The national dish of Brazil is called feijoada which is a hearty meat stew made from pork and black beans. Traditional side dishes served with feijoada are kale, ground manioc, orange salad, and arroz. For vegetarians a number of restaurants do serve a vegetarian version of feijoada but be cautious as although it may be advertised as meat free it may still contain pieces of fat.
Between different regions the food can vary greatly, for example, in the northern interior there is a heavy Amazonian Indian influence while in the northeast it is an African one. The main dish is also region based; in the Amazon fish is the staple while in the south meat, and lots of it, is the norm.
Like any major country, Brazil has a huge choice of places to eat in the cities with some amazing gourmet offerings for those in search of quality. In the smaller towns the choice will of course be more limited but all towns and cities tend to offer the restaurant choices listed below.
Lanchonete – these are like snack bars where people pop by for lunch, often propping up a stool by a counter and where you can buy things like sandwiches, hamburgers, pastries and other ready-made.
Restaurantes – these are where you go for sit-down meals where you can order anything from quick snacks to buffets to expensive set menus. One of the easiest places to go to eat is a kilo restaurant, especially if your Portuguese isn’t very good, as you simply take a plate, fill it up from a buffet and then pay based on the weight of the food you eat. It’s a simple way to eat if you worry about the language.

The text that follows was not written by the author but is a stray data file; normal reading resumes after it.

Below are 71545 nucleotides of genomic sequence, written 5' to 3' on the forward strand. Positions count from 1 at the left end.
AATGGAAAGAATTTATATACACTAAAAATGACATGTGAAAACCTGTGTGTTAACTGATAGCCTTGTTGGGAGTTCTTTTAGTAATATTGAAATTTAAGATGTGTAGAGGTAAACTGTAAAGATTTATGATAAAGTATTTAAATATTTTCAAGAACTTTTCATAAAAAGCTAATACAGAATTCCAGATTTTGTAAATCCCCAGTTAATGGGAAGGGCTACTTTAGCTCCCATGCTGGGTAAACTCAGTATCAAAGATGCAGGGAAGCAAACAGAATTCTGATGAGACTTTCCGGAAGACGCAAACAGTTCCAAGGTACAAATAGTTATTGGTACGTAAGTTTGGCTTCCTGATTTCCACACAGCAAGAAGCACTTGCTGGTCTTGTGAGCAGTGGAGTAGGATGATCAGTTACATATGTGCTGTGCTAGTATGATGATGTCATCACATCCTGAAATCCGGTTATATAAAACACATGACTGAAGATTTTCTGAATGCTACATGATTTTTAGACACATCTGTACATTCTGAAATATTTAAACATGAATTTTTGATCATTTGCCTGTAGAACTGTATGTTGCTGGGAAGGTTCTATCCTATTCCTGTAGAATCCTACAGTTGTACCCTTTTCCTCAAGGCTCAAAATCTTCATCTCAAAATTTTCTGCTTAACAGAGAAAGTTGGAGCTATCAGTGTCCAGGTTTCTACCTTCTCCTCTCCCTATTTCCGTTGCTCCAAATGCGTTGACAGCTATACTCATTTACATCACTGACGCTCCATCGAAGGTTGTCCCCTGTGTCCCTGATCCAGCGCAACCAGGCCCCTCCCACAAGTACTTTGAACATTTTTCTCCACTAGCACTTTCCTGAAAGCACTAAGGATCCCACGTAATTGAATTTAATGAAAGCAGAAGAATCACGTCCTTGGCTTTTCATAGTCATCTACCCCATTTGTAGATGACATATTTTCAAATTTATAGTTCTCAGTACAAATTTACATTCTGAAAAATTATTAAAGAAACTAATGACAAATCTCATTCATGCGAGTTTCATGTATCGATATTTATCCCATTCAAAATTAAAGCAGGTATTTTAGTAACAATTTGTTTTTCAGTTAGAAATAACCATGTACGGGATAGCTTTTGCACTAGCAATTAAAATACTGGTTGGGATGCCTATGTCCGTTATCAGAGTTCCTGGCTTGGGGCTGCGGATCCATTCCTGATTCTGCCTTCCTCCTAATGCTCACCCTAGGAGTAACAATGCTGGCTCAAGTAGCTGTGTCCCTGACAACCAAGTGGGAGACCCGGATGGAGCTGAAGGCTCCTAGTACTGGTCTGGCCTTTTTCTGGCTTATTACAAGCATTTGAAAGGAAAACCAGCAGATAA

At churrascarias you can experience a real meat feast and eat all the BBQ meat you want. Churrascarias also offer good options for vegetarians as usually have a good salad and sushi bar. In many Churrascarias they operate a system called rodizio, whereby the waiter will come round and keep offering you food until you can eat no more which is lots of fun but guaranteed to put weight on you!
Breakfast, known as cafe da manha is usually eaten between 6 and 8.30 a.m. The food at a typical Brazilian hotel breakfast will include coffee, juice, bread, cheese, cereal, eggs and fruit although it is also common to see bacon and eggs, pao de queijo (cheese balls) and even cake.
Lunch is the main meal of the day in Brazil and is usually eaten between 11.30 a.m. and 1.30 p.m.
Dinner will be similar to the food eaten at lunch and can take place anytime from 7 p.m. onwards and if you are visiting any of the big cities in Brazil, like Rio de Janeiro or Sao Paulo, you find that many people will only dine after 10 p.m.
1500 The Portuguese explorer Pedro Alvares Cabral lands in Brazil.
1572 The King of Portugal creates the Viceroyalty of Brazil in Salvador (Bahia).
1763 Rio de Janeiro proclaimed Brazil’s sole capital.
1789 First independence movement (Minas Gerais)
1807 Napoleon invades Portugal. The Portuguese Regent (later King Dom Joao VI) takes refuge in Brazil.
1821 King Joao VI returns to Portugal leaving his son Pedro as Regent of Brazil.
1822 Pedro declares the independence of Brazil and is proclaimed Emperor.
1831 Dom Pedro I returns to Portugal, leaving Brazil to be governed by a regency.
1840 Pedro II crowned Emperor at the age of 14.
1888 Abolition of slavery.
1889 Brazil is proclaimed a Republic.
1944-45 Brazilian troops fight alongside Allies in World War II.
1960 Brasilia becomes the new capital.
1964 Military coup topples democratic regime.
1985 Democracy is estored. Jose Sarney becomes President.
1988 New constitution proclaimed.
1994 New currency, the real, introduced at parity with the US dollar.
1994 Fernando Henrique Cardoso elected President, and re-elected in 1998.
2002 Luis Inacio Lula da Silva elected President.
2006 Luis Inacio Lula da Silva re-elected as President.
2010 Dilma Vana Rouseff elected as the first female president